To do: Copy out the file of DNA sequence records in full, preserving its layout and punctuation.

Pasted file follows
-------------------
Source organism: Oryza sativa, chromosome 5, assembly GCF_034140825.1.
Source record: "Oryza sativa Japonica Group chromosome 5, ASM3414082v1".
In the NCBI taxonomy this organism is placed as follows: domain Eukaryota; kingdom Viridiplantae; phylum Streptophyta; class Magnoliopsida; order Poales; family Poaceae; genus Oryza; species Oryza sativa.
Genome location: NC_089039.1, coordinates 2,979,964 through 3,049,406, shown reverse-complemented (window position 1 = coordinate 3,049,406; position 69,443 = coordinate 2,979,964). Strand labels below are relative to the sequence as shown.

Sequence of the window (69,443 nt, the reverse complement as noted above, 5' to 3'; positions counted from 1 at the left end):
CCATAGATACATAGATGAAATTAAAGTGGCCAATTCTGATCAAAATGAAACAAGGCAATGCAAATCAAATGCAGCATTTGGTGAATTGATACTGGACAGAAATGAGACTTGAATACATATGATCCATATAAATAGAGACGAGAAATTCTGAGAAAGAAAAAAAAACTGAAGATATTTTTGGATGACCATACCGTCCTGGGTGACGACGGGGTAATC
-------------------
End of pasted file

Source organism: Oryza sativa, chromosome 5, assembly GCF_034140825.1.
Source record: "Oryza sativa Japonica Group chromosome 5, ASM3414082v1".
In the NCBI taxonomy this organism is placed as follows: domain Eukaryota; kingdom Viridiplantae; phylum Streptophyta; class Magnoliopsida; order Poales; family Poaceae; genus Oryza; species Oryza sativa.
Genome location: NC_089039.1, coordinates 2,979,964 through 3,049,406, shown reverse-complemented (window position 1 = coordinate 3,049,406; position 69,443 = coordinate 2,979,964). Strand labels below are relative to the sequence as shown.

Sequence of the window (69,443 nt, the reverse complement as noted above, 5' to 3'; positions counted from 1 at the left end):
CCATAGATACATAGATGAAATTAAAGTGGCCAATTCTGATCAAAATGAAACAAGGCAATGCAAATCAAATGCAGCATTTGGTGAATTGATACTGGACAGAAATGAGACTTGAATACATATGATCCATATAAATAGAGACGAGAAATTCTGAGAAAGAAAAAAAAACTGAAGATATTTTTGGATGACCATACCGTCCTGGGTGACGACGGGGTAATC